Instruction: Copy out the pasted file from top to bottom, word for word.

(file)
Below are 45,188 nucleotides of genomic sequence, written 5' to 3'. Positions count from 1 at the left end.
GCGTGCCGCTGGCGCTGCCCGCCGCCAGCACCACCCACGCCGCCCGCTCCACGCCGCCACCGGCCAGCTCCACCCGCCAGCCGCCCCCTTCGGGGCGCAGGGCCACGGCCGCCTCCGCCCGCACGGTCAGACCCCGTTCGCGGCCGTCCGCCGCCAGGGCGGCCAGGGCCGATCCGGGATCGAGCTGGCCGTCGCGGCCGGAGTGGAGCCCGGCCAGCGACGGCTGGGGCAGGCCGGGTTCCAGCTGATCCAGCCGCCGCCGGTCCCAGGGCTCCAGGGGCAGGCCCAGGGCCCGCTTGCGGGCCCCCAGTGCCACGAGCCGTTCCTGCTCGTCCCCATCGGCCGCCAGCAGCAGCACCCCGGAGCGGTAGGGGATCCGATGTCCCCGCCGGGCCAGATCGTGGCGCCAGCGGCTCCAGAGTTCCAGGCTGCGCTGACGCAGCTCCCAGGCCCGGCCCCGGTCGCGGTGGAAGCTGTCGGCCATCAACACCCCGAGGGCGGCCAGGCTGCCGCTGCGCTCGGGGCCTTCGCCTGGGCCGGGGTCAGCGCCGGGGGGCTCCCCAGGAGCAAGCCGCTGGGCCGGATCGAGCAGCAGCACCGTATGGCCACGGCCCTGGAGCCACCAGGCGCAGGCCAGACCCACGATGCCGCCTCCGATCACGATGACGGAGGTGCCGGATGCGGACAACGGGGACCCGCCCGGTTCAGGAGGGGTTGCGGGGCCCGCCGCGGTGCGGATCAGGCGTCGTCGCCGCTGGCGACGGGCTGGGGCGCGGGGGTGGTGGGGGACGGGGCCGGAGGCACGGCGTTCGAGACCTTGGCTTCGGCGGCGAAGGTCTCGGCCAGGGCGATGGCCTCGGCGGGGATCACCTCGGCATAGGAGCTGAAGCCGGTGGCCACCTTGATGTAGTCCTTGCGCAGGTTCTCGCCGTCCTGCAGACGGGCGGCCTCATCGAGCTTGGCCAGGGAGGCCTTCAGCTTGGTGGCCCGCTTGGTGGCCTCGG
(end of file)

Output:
Below are 45,188 nucleotides of genomic sequence, written 5' to 3'. Positions count from 1 at the left end.
GCGTGCCGCTGGCGCTGCCCGCCGCCAGCACCACCCACGCCGCCCGCTCCACGCCGCCACCGGCCAGCTCCACCCGCCAGCCGCCCCCTTCGGGGCGCAGGGCCACGGCCGCCTCCGCCCGCACGGTCAGACCCCGTTCGCGGCCGTCCGCCGCCAGGGCGGCCAGGGCCGATCCGGGATCGAGCTGGCCGTCGCGGCCGGAGTGGAGCCCGGCCAGCGACGGCTGGGGCAGGCCGGGTTCCAGCTGATCCAGCCGCCGCCGGTCCCAGGGCTCCAGGGGCAGGCCCAGGGCCCGCTTGCGGGCCCCCAGTGCCACGAGCCGTTCCTGCTCGTCCCCATCGGCCGCCAGCAGCAGCACCCCGGAGCGGTAGGGGATCCGATGTCCCCGCCGGGCCAGATCGTGGCGCCAGCGGCTCCAGAGTTCCAGGCTGCGCTGACGCAGCTCCCAGGCCCGGCCCCGGTCGCGGTGGAAGCTGTCGGCCATCAACACCCCGAGGGCGGCCAGGCTGCCGCTGCGCTCGGGGCCTTCGCCTGGGCCGGGGTCAGCGCCGGGGGGCTCCCCAGGAGCAAGCCGCTGGGCCGGATCGAGCAGCAGCACCGTATGGCCACGGCCCTGGAGCCACCAGGCGCAGGCCAGACCCACGATGCCGCCTCCGATCACGATGACGGAGGTGCCGGATGCGGACAACGGGGACCCGCCCGGTTCAGGAGGGGTTGCGGGGCCCGCCGCGGTGCGGATCAGGCGTCGTCGCCGCTGGCGACGGGCTGGGGCGCGGGGGTGGTGGGGGACGGGGCCGGAGGCACGGCGTTCGAGACCTTGGCTTCGGCGGCGAAGGTCTCGGCCAGGGCGATGGCCTCGGCGGGGATCACCTCGGCATAGGAGCTGAAGCCGGTGGCCACCTTGATGTAGTCCTTGCGCAGGTTCTCGCCGTCCTGCAGACGGGCGGCCTCATCGAGCTTGGCCAGGGAGGCCTTCAGCTTGGTGGCCCGCTTGGTGGCCTCGG